Supported by exports, economy contracts lower than expected in Q2

The Turkish economy contracted 1.5% in the second quarter, lower than previous forecasts that were as high as 2%. While construction and manufacturing continued to shrink in the same period, net exports and agricultural activity supported the economy

Turkey's economy shrank by 1.5% in the April-June period, compared to the same period last year, the Turkish Statistical Institute (TurkStat) said in a statement Monday, supported by soaring exports and improving agricultural production. Turkey's gross domestic product (GDP) at current prices totaled TL 1 trillion in the second quarter of 2019, the country's statistical authority added. "When the activities which constitute the GDP were analyzed; the total value added increased by 3.4% in the agricultural sector, decreased by 2.7% in the industry sector and 12.7% in the construction sector and 0.3% in the services sector (wholesale and retail trade, transport, storage, accommodation and food service activities) compared with the same quarter last year in the chained linked volume index," TurkStat said.

Data showed that seasonally and calendar-adjusted gross domestic product increased by 1.2% compared to the previous quarter.

According to TurkStat's revised data, the Turkish economy's growth rate was minus 2.4% in the first quarter this year.

The Turkish government aims for an economic growth rate of 2.3% this year, 3.5% next year and 5% by 2021, under its economic program announced last September.

In their analysis, experts primarily draw attention to the support of the exports and signs of improvement in economic activity.

İş Yatırım Securities Research Department Director Muammer Kömürcüoğlu stated that the Turkish economy contracted less than expected in the second quarter of the year. He said that the seasonally adjusted growth caught an upward trend in the last two quarters and signaled continued growth, adding that the slowdown in the contraction in private consumption was effective in the recovery in growth.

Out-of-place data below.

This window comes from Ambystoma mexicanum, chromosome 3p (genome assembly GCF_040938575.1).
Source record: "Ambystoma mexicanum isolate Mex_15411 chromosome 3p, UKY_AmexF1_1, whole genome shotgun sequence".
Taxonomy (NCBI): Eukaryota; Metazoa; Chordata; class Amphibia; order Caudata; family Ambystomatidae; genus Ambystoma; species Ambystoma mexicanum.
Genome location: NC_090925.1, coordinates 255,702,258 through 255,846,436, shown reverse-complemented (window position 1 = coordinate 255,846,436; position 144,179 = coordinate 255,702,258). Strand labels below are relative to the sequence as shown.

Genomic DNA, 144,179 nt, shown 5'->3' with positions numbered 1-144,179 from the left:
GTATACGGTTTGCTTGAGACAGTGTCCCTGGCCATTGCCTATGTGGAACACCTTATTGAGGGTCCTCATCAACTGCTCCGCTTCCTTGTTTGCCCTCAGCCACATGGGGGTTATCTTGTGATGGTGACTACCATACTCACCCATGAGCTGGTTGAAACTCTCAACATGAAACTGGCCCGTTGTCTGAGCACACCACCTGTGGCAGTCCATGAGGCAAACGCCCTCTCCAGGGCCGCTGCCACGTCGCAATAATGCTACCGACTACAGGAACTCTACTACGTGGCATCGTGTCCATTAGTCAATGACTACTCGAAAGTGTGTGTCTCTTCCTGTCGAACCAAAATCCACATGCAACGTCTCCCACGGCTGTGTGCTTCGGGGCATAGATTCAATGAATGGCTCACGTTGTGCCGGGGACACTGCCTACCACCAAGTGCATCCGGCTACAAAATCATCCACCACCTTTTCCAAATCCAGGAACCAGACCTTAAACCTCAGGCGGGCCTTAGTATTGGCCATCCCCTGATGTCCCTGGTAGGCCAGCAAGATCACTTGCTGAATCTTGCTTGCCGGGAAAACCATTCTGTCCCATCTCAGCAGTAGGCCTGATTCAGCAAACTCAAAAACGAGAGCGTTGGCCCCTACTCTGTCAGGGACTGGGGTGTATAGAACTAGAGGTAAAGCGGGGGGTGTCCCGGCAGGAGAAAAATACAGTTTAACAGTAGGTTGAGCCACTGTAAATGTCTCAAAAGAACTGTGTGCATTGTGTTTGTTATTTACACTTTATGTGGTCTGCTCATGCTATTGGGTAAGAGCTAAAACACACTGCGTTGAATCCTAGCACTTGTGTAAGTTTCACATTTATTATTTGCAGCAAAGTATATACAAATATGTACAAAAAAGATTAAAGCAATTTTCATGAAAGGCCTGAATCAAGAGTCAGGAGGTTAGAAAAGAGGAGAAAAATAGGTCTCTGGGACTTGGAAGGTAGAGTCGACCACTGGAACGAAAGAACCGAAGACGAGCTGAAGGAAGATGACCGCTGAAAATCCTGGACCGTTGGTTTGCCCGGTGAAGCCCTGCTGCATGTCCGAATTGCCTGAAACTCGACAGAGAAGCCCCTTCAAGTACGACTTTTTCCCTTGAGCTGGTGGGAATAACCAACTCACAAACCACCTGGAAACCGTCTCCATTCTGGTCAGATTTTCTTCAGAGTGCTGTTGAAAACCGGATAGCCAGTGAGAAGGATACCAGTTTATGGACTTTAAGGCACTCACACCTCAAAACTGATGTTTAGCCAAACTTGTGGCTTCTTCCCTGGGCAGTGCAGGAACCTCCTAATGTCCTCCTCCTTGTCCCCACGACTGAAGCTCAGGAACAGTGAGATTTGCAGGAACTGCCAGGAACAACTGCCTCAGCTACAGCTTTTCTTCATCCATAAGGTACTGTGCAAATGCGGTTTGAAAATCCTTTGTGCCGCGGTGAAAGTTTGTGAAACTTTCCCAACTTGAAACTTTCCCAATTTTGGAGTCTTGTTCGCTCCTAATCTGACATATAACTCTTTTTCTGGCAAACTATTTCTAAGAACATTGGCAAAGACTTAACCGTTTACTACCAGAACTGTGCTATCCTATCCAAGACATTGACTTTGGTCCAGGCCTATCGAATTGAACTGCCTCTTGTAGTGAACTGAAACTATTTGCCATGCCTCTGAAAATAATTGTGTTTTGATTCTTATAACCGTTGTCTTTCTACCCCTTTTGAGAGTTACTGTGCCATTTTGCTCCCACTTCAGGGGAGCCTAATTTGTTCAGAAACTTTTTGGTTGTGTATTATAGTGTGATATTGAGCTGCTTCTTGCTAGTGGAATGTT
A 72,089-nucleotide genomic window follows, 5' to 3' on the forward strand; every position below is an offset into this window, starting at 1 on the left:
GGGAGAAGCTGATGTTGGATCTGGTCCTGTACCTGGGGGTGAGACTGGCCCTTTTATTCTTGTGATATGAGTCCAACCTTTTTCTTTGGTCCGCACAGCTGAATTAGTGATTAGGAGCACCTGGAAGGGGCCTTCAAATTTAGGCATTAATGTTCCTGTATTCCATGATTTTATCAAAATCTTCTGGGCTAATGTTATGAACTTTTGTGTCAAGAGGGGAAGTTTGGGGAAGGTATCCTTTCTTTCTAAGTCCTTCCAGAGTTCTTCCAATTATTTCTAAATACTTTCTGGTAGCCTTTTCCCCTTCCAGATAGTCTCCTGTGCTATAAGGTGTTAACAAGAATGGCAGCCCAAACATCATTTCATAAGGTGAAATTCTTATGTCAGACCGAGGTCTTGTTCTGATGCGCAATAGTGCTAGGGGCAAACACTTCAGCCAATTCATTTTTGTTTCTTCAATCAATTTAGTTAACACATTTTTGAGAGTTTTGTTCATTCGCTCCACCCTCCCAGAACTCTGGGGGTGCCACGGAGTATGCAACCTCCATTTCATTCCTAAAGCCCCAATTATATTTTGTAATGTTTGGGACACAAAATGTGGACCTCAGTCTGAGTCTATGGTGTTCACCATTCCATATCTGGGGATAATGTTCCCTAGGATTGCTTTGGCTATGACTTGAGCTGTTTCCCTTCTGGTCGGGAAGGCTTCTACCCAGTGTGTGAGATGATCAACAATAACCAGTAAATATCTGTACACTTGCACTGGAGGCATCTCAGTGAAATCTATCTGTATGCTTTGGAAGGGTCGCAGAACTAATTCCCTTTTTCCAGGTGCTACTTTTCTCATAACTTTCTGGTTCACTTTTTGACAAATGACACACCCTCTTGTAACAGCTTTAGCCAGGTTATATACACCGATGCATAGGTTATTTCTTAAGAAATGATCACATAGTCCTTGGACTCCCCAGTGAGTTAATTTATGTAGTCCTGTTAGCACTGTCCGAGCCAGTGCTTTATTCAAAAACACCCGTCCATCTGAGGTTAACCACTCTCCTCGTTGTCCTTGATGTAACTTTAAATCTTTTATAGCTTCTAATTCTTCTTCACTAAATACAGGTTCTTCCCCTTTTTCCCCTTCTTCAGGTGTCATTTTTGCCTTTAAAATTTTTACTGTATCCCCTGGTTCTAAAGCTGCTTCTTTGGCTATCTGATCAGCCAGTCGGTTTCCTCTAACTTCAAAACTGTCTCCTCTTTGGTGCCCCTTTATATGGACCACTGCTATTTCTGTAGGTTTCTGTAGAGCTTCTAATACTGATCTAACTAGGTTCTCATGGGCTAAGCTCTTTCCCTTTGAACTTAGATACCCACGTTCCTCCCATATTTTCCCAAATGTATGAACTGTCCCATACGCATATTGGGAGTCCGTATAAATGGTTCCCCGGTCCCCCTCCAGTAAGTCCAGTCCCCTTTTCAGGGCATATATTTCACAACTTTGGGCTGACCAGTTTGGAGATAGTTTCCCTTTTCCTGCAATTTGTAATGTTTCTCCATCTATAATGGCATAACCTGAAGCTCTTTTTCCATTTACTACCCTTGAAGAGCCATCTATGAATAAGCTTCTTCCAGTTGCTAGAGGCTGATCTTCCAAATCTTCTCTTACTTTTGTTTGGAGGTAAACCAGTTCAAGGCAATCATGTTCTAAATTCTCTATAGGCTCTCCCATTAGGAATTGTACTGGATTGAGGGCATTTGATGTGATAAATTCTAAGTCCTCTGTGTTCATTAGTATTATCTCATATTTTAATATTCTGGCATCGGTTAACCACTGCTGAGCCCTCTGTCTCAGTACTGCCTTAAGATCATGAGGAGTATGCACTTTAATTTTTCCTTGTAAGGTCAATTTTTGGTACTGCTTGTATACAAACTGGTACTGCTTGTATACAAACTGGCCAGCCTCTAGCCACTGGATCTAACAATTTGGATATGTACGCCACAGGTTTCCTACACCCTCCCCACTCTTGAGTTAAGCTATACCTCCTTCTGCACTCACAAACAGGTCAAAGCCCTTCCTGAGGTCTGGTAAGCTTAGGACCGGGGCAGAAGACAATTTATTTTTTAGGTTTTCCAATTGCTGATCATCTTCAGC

Pointing out that the acceleration of the contraction in the investment front was the main source of the shrinkage in the second quarter, Kömürcüoğlu stressed that net exports supported growth, but net export contribution decreased compared to the first quarter due to the impact of recovery in domestic consumption on imports.

"As of the second quarter, we think that the exit from the bottom has started. We expect growth to increase in the second half of the year," he noted. "Leading indicators for the third quarter support our recovery, but it is fragile for the time being. The recovery in the second half will be determined by the course of interest rate cuts by the Central Bank of the Republic of Turkey (CBRT) and the global risk appetite. We maintain our 2019 total growth forecast at 0%."

AA Finance Analyst and economist Haluk Bürümcekçi said that in the second quarter of the year, national income recorded limited shrinkage by 1.5%.

Bürümcekçi said that the indicators of the strength of the growth trend indicated an increase compared to the previous quarter. He emphasized seasonally and calendar adjusted growth was up 1.2% quarter-on-quarter, signaling continued recovery.

"In the second quarter, industry and construction pulled down GDP calculated by production. According to the GDP data calculated by the expenditure method, private consumption and investments pulled growth down in the second quarter, while net external demand made a strong contribution in this regard," he said.